It’s been extremely cold lately, especially for those of us who live in places that don’t usually get very cold. When it does get cold, you of course have to dress for it accordingly, you have to crank the heat up, and you have to refrain from yelling obscenities at people who walk around in shorts. I’ve never understood why people do this; maybe they are trying to prove something, or maybe their brains short-circuited at some point. Nevertheless, when the temperatures drop, you have to face it and make the best of it. Here are some ways to make the best of the freezing temperatures:
1. You could stay indoors.
All in all, this is by far the best option. The cold can’t come in. You can enjoy the heat huddled up on the couch in a blanket and sip a nice cup of hot chocolate. But sometimes the cold is relentless: it will bang on your front door and scream threats at you through the window. You have to try your best to ignore it, no matter how nasty it seems. Once, a long time ago, I caught the cold tapping on my window with a knife in its teeth. It seemed to mouth the words, “If I ever get in there, I’ll cut you good and deep.” I closed the blinds and rocked back and forth in the fetal position until spring.
2. Bundle up if you have to go out.
Sometimes, you can’t help but to leave the safety of your home. It is imperative that you layer up and wear a nice, warm hat. The less skin showing, the safer you’ll be. You’ll walk outside and that same cold trying to get into your house will be there with you, clawing, scratching and stabbing at your jacket. But there are ways to combat this, other than your layers. You could kick the air and scream like a banshee while running to your car. The cold is scared of such things, as well as the neighbors looking out of their windows. So, you’ll be killing two birds with one stone: the cold will back off, and your neighbors will never invite you to boring summer barbecues.
3. Stay in a group.
If you and your friends have to brave the cold, it’s best to do it together. While walking to wherever you’re going, stay close to one another, preferably all back to back, like elephants protecting their young ones in the center. The cold will be standing there–in dark alleys, around corners–and will look for any sign of weakness in your group. Keep your faces calm and stern. If you show any shivering, that’s an open invitation for the cold, and it will not stop, no matter what. The cold preys on the lonely, but if you stay in your group, the cold will keep its distance.
4. Take long showers.
One of the best ways to keep the cold away is to take long, hot showers. If, for some reason, the cold has found a way into your home, you must run as fast as you can to your bathroom and slam the door. Cut the water on, as warm as you can muster, and jump in. Draw the curtain just in case the cold finds a way under the bathroom door, and you should be fine–at least for a little while. It’s a fact that the cold hates warm water. In fact, when they meet, they fight to the death; that’s what steam is: the remnants of the battle. But, most of the time, the heat always wins, especially in close quarters. So let the shower fight for you. All you have to do is wait in its warmth.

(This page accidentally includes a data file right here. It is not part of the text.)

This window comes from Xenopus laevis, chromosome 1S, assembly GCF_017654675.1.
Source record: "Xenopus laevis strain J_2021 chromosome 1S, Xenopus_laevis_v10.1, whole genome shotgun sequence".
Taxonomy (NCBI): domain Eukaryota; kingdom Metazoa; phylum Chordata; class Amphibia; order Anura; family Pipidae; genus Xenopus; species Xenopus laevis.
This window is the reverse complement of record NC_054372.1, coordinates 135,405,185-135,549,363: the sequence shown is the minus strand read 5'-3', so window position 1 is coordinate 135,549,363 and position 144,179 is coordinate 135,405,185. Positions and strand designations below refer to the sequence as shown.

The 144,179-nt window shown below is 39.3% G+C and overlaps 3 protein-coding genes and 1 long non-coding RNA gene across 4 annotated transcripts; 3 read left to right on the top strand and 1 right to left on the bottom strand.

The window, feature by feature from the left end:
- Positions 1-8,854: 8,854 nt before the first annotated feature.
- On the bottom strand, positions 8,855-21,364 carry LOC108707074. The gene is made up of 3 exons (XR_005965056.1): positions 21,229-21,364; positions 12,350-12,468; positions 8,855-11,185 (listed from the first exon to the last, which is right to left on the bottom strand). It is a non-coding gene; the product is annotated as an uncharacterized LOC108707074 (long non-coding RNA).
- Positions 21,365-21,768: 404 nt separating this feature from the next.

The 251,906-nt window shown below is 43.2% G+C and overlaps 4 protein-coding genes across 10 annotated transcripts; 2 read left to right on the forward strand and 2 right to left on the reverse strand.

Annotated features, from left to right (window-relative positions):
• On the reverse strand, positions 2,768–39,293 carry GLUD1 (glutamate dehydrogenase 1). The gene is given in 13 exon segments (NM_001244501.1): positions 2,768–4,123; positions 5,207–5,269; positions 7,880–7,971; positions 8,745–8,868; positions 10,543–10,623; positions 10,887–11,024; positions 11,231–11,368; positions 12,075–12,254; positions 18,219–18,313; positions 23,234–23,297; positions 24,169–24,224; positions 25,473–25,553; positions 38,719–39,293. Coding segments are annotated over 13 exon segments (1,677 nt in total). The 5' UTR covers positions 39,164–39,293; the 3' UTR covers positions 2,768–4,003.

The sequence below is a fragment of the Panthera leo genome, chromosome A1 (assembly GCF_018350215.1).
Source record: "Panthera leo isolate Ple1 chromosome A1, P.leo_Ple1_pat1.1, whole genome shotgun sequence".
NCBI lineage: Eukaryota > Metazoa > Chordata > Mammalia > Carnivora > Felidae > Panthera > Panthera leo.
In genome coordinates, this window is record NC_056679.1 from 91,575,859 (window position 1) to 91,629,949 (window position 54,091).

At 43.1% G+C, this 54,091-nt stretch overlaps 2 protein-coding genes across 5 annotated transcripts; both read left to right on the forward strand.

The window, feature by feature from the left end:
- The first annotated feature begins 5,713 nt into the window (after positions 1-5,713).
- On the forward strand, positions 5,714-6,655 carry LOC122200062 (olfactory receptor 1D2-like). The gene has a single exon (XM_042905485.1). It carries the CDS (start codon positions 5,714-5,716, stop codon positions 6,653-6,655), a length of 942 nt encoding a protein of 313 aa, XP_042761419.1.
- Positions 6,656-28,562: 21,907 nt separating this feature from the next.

5. Mind over matter.
If all else fails, this technique, if used correctly, will be able to work for you if you have an open mind. It’s called visualization, which is almost like a meditation technique. If done correctly, it will boost your confidence, and the cold will keep away. First, you must close your eyes and breathe deeply, in and out through your nose. This will be an open invitation for the cold to enter your body, but don’t freak out; it will be gone soon. Then you must try to picture yourself at a warm, sunny place–some place that serves margaritas under a palm tree, or something. It doesn’t have to be a beach bar, but that usually works for me. You must visualize every detail for this to work. Soon, you’ll start to feel the warm rays of sun and hear the waves of the ocean, or the gulls calling out above you. Now, the hard part is to hold onto this warmth you feel as you walk to wherever you’re going. It helps if you’ve brought sunglasses and a cane that blind people use. Keep your eye closed and keep visualizing. It will take longer to get home, but you’ll be warm while doing it.